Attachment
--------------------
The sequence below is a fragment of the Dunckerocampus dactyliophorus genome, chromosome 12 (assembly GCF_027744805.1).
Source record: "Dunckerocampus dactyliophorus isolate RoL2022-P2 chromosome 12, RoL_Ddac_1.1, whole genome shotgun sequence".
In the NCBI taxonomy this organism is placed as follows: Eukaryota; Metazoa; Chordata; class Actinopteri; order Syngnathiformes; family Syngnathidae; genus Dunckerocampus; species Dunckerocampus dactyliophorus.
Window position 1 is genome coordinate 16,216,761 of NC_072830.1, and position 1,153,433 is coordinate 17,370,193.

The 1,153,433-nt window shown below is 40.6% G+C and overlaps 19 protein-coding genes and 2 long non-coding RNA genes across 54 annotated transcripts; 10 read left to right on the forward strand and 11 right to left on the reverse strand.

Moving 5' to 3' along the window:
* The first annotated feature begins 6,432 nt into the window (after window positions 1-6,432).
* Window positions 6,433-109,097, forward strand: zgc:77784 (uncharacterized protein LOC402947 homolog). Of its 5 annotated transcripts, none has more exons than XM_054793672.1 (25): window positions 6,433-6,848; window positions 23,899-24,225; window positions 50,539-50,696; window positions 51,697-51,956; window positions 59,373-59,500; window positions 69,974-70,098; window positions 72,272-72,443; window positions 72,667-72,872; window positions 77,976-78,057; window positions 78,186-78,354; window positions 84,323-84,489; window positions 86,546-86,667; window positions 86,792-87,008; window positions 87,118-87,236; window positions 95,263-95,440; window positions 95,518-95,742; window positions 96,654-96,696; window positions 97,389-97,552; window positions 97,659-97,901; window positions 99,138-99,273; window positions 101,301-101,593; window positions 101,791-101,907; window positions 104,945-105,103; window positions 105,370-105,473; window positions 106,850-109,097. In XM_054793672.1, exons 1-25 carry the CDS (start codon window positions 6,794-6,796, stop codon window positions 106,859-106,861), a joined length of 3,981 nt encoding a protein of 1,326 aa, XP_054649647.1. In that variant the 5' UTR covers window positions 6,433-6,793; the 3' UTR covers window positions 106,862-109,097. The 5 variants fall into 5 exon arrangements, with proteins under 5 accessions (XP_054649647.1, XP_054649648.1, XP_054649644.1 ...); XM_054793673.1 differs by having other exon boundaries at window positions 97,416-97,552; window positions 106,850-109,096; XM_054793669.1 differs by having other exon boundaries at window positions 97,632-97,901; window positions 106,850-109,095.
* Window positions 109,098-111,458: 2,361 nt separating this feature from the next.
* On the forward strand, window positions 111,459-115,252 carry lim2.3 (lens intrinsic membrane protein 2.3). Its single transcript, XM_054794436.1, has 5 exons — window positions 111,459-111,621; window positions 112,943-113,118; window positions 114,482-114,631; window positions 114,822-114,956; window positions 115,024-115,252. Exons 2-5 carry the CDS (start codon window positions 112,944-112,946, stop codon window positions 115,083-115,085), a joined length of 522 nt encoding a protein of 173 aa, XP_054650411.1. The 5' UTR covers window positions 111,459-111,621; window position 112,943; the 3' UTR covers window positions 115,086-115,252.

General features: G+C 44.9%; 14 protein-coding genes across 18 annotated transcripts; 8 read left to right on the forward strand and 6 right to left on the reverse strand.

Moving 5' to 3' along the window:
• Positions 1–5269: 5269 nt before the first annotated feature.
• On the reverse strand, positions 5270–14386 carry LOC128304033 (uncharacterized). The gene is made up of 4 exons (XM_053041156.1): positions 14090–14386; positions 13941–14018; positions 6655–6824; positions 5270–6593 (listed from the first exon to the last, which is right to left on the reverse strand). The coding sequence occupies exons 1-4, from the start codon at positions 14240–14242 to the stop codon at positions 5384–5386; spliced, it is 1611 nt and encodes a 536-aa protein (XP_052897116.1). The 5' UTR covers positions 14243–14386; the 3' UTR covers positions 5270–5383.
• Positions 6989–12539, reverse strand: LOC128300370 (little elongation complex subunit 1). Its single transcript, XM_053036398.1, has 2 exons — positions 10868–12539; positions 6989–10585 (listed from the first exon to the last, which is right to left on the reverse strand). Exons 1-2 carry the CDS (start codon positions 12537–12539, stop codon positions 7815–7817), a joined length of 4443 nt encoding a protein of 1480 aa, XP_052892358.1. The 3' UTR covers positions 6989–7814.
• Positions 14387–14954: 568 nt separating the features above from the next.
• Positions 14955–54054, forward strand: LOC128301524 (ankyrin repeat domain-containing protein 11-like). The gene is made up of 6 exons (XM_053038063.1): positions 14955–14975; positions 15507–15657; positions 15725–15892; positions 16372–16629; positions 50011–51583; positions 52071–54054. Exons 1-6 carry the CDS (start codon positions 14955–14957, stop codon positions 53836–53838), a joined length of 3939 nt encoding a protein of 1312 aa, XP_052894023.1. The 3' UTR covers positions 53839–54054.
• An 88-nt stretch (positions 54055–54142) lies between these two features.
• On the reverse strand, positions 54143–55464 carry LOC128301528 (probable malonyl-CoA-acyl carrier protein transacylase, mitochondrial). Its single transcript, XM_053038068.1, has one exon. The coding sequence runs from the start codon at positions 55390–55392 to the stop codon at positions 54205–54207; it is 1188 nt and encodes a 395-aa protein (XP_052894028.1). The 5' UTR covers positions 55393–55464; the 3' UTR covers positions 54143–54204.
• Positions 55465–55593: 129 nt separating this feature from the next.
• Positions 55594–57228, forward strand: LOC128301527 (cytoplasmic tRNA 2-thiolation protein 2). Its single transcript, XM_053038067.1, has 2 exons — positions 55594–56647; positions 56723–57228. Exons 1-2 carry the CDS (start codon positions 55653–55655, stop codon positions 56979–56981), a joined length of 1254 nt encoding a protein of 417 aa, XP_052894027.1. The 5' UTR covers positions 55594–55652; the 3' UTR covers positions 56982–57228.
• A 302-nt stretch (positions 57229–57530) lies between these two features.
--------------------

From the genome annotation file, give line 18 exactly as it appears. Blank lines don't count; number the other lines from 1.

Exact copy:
• An 88-nt stretch (positions 54055–54142) lies between these two features.